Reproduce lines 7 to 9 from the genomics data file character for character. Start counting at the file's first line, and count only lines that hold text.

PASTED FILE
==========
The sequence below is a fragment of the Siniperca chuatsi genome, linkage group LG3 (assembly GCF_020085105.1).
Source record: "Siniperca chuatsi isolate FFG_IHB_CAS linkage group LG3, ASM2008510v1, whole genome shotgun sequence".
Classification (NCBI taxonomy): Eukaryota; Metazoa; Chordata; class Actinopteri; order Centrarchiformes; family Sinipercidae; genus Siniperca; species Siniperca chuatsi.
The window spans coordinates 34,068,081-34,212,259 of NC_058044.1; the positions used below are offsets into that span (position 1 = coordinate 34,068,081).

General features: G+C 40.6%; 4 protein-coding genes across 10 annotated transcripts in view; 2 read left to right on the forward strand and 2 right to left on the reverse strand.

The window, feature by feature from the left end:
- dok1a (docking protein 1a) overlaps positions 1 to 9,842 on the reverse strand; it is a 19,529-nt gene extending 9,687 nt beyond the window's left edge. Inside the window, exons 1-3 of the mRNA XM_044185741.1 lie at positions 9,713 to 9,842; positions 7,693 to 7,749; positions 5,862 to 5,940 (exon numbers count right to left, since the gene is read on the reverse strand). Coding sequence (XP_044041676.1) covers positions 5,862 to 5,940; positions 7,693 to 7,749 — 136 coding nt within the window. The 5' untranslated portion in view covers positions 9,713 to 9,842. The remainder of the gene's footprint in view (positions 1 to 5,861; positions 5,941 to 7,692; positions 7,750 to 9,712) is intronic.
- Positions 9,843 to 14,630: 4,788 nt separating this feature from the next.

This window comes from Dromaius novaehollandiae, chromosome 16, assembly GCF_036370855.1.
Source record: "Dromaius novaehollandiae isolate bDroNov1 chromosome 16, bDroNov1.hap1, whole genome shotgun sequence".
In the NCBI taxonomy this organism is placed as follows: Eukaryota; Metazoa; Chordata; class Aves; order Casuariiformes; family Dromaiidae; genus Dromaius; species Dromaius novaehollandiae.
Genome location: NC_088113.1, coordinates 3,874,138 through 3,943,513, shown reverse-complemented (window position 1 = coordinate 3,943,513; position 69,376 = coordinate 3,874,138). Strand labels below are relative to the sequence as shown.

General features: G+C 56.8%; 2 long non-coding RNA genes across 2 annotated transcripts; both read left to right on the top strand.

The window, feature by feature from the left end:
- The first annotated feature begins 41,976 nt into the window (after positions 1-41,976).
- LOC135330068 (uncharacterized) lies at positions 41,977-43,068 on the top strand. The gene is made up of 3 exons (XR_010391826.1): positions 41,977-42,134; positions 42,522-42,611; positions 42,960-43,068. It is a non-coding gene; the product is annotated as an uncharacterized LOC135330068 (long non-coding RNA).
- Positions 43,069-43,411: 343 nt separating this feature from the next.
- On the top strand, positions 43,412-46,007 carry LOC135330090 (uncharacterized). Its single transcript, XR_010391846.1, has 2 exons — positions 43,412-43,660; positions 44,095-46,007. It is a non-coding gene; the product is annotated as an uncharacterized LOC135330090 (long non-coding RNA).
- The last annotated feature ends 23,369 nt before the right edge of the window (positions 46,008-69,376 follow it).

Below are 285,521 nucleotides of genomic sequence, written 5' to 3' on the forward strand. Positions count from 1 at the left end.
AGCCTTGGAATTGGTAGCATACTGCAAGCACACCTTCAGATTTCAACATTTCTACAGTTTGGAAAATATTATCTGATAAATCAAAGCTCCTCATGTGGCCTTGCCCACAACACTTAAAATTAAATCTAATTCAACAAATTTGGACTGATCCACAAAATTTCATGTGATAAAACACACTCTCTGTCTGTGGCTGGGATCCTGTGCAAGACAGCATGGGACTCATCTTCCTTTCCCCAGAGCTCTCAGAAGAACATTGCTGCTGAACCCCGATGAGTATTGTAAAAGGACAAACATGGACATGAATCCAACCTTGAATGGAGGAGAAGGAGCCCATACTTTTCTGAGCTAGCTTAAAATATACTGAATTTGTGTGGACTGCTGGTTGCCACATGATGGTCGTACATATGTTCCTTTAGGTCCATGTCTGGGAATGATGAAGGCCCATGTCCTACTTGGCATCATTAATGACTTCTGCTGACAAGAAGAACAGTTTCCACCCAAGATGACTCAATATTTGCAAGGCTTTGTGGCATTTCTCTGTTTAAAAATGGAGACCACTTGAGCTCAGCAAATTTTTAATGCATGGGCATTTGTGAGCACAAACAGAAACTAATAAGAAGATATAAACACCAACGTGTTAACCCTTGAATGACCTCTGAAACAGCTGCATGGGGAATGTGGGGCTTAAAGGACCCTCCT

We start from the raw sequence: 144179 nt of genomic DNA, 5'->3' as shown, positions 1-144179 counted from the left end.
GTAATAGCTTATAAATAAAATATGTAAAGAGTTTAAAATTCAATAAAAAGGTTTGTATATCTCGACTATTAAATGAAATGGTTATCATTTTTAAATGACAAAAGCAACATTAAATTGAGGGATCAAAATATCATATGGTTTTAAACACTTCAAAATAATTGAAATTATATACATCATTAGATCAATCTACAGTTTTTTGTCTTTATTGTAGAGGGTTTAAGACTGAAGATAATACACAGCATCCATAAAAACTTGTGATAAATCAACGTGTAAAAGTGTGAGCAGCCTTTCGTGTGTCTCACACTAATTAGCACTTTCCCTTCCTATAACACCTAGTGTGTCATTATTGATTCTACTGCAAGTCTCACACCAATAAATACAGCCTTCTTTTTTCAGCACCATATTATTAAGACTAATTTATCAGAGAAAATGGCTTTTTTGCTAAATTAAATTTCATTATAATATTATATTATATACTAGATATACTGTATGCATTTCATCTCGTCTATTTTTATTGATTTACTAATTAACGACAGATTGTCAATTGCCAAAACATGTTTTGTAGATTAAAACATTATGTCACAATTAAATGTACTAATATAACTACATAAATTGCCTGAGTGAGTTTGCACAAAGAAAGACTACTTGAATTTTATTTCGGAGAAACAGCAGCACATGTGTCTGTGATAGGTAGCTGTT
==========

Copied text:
- dok1a (docking protein 1a) overlaps positions 1 to 9,842 on the reverse strand; it is a 19,529-nt gene extending 9,687 nt beyond the window's left edge. Inside the window, exons 1-3 of the mRNA XM_044185741.1 lie at positions 9,713 to 9,842; positions 7,693 to 7,749; positions 5,862 to 5,940 (exon numbers count right to left, since the gene is read on the reverse strand). Coding sequence (XP_044041676.1) covers positions 5,862 to 5,940; positions 7,693 to 7,749 — 136 coding nt within the window. The 5' untranslated portion in view covers positions 9,713 to 9,842. The remainder of the gene's footprint in view (positions 1 to 5,861; positions 5,941 to 7,692; positions 7,750 to 9,712) is intronic.
- Positions 9,843 to 14,630: 4,788 nt separating this feature from the next.

This window comes from Dromaius novaehollandiae, chromosome 16, assembly GCF_036370855.1.